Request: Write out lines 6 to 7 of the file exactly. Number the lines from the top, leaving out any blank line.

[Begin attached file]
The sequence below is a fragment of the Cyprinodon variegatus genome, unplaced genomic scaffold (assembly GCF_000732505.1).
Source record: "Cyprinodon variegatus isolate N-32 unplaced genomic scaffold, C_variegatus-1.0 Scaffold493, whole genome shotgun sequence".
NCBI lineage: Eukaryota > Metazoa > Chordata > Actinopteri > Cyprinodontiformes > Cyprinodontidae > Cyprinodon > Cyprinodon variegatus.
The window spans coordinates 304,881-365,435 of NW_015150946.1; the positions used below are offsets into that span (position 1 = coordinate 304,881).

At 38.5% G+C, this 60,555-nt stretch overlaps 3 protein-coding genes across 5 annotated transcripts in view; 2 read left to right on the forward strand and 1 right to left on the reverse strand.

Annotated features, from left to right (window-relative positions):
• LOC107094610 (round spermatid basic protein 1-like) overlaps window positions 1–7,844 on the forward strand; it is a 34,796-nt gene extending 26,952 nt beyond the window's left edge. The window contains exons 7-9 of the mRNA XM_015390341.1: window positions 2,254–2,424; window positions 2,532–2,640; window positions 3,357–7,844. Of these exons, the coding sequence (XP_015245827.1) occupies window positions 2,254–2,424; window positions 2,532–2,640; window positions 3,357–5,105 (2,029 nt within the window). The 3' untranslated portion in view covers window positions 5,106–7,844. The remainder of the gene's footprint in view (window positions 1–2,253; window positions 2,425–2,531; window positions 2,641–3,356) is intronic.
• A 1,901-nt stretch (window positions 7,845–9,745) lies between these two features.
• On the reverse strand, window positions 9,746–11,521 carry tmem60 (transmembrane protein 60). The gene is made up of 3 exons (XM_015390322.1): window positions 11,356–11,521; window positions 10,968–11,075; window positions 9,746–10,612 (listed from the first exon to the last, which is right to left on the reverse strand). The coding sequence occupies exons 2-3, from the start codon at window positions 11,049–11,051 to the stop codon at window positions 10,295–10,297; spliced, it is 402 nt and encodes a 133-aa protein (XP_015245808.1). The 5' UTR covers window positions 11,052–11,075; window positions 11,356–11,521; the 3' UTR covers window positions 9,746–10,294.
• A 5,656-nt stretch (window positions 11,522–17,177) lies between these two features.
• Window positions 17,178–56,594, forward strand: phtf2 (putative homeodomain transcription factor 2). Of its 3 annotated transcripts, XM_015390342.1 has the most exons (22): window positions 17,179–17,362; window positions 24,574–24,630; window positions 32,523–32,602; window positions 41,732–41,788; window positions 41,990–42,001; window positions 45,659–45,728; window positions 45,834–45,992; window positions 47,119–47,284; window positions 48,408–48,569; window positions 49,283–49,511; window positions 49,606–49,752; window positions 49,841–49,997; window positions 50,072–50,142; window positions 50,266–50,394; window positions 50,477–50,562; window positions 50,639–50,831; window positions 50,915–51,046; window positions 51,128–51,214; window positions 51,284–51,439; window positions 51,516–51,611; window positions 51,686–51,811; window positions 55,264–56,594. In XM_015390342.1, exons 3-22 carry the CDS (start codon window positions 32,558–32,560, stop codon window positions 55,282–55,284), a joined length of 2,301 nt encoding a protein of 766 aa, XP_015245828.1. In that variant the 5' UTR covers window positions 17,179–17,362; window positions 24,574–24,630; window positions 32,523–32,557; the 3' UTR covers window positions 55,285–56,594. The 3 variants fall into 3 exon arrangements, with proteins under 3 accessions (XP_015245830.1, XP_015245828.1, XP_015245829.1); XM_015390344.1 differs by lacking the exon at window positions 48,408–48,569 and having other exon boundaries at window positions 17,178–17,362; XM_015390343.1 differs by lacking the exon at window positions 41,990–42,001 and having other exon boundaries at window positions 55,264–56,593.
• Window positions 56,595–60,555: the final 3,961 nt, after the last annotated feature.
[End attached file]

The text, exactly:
Annotated features, from left to right (window-relative positions):
• LOC107094610 (round spermatid basic protein 1-like) overlaps window positions 1–7,844 on the forward strand; it is a 34,796-nt gene extending 26,952 nt beyond the window's left edge. The window contains exons 7-9 of the mRNA XM_015390341.1: window positions 2,254–2,424; window positions 2,532–2,640; window positions 3,357–7,844. Of these exons, the coding sequence (XP_015245827.1) occupies window positions 2,254–2,424; window positions 2,532–2,640; window positions 3,357–5,105 (2,029 nt within the window). The 3' untranslated portion in view covers window positions 5,106–7,844. The remainder of the gene's footprint in view (window positions 1–2,253; window positions 2,425–2,531; window positions 2,641–3,356) is intronic.